Thursday, September 30, 2010

Easy Steps to Gardening in a Bag

This year I found an idea in a copy of Mother Earth News that had me intrigued from the moment that I read about it. According the article, you could plant an instant garden using nothing but a bag of potting soil. It sounded too good to be true, but I gave it a try.

I was amazed by the results! The things I planted in my garden-in-a-bag grew well and it was so easy to do. Whether you’re planting a single bag with some lettuce or a tomato plant or if you want to start a full size garden, using this technique is a fast and easy way to grow your own food. I’ll describe the process for starting a small, one bag garden, but you can simply expend it to fit your needs.

The first step is purchasing the bag of soil. If you’ve been to the garden center recently, you’ll realize that this step in the process can be a little overwhelming. You’ll find potting mix, compost, top soil, potting soil and more. So which one do you purchase? It’s suggested that you look for a bag that has the word “soil” in it. These tend to be a little heavier and have a courser texture which is good for outdoor planting. Soils that are called mixes are usually very light and fluffy, excellent of seed starting and potted plants but not so good for a garden-in-a-bag. You can choose either regular or organic depending upon your preference. I used a bag of Miracle Gro Potting Soil.

With bag in hand, find a nice level spot with full sun where you want your garden to be. There is no need to till the ground or even remove any sod that is present. Just place the bag of soil where you want it to be and push some pieces of cardboard under the edges of the bag so that you end up with a 6” border of cardboard. The purpose of this is to prevent grass and weeds from growing right up against the bag and to give you space to mow if your garden is started in a lawn area.
When the bag is in place, cut a window into the bag leaving a 4” border of plastic around the edge. For example if the bag is 24” x 36”, the opening in the top will be about 16” x 28”. This 4” border of plastic will keep the soil in the bag while allowing you plenty of room to plant.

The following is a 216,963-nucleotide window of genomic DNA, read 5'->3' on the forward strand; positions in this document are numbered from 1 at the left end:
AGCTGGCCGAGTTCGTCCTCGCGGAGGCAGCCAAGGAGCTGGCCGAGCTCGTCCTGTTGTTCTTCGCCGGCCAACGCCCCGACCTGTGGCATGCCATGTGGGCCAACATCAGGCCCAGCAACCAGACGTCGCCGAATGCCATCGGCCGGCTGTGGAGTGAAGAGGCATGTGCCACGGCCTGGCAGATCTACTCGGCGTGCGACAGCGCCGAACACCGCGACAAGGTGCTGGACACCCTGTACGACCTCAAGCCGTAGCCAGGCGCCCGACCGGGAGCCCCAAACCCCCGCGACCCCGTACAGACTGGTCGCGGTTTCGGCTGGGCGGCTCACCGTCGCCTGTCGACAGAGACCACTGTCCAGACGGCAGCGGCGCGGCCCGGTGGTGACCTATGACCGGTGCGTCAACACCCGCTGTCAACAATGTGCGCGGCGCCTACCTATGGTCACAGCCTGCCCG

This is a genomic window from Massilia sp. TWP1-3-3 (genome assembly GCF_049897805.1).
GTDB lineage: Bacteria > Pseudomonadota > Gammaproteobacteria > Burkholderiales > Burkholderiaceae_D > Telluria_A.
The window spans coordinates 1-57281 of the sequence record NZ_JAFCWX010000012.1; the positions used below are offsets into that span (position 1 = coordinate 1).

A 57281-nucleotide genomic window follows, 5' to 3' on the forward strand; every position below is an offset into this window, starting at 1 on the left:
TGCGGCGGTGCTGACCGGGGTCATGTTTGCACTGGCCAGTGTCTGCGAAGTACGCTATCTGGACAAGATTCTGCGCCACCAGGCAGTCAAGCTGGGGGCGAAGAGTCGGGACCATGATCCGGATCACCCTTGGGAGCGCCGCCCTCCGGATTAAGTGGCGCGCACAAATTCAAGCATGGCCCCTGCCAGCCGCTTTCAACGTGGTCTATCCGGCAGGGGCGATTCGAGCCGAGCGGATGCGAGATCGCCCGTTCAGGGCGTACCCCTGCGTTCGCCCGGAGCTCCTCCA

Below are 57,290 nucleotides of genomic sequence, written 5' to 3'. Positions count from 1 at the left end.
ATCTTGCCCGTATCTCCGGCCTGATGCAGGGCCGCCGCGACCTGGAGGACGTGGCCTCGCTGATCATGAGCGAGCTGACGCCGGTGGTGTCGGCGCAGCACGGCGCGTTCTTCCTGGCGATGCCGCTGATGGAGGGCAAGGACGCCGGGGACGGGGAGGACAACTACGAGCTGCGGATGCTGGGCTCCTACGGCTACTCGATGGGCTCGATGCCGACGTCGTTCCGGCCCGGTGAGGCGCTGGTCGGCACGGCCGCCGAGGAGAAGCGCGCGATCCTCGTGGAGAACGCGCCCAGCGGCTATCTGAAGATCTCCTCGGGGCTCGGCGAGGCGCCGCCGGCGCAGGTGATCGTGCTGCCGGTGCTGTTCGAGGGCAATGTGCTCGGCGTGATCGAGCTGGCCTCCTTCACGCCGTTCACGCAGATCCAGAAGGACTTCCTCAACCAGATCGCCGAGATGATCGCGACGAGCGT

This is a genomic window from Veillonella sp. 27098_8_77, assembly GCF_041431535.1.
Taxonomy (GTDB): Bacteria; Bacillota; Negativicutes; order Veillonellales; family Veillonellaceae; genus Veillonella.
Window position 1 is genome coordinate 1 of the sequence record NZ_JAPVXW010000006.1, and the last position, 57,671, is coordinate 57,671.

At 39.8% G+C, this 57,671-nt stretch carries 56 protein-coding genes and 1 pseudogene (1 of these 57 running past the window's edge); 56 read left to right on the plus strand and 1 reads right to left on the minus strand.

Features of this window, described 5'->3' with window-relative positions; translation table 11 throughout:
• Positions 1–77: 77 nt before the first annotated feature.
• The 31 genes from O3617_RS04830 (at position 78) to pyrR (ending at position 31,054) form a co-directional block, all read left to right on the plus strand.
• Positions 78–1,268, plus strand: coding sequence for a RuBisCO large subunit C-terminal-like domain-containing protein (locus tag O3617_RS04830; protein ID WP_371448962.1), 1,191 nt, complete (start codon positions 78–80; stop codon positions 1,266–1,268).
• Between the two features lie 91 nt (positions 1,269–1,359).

The final step in preparation is to take a screwdriver or large knife and poke a dozen or more holes into the bag. Just plunge the knife into the open window of soil that you’ve made. This step pokes holes into the bottom of the plastic which serve as drainage and also provide a way for the roots of the plants to reach into the soil below the bag.

That’s all there is to it. You now have an instant garden-in-a-bag that is ready to plant. I had great success growing lettuce, kale and sunflowers but you could grow almost anything. Just be aware that you will need to keep a close eye on the moisture level of the bag in the beginning. Until the roots start to grow into the soil below the bag, you’ll want to make sure that the potting soil stays moist.

What I love about a garden-in-a-bag is that you can prepare and plant a garden in an hour or less. It’s also a great way to create or expand a garden without having to till or remove sod. After the first year you can remove the bags and till the ground for a traditional garden. The ground beneath bags will be much softer and friable due to the action of the plant’s roots and the worms which will tunnel under the bag. For the second year you can also just put a new bag of soil on top of the old one and repeat the process.

Some readers in the south might be able to try a garden-in-a-bag now and fill it with plants appropriate for their region. For those of us in the north, we can think about this technique for our spring garden. A garden-in-a-bag will let us plant earlier in the season since we won’t have to wait for the garden to dry. Personally, I’m going to use this trick to expand the garden and plan to grow tomatoes in the bags.

Who would have thought that those piles of bagged soil at the garden center can be turned into a thriving vegetable garden with just a little time and effort?

About the Author
Marc Baase is a contributing writer for Mike the Gardener Enterprises, LLC the exclusive home for the Seeds of the Month Club.

1 comment:

  1. The soil in my neighborhood is really bad so I tried this method over the summer.

    I had great success with squash, peas, lettuce, spinach, carrots and radishes. The cantaloupe and watermelon weren't as successful, but I think that was because the squash crowded them out.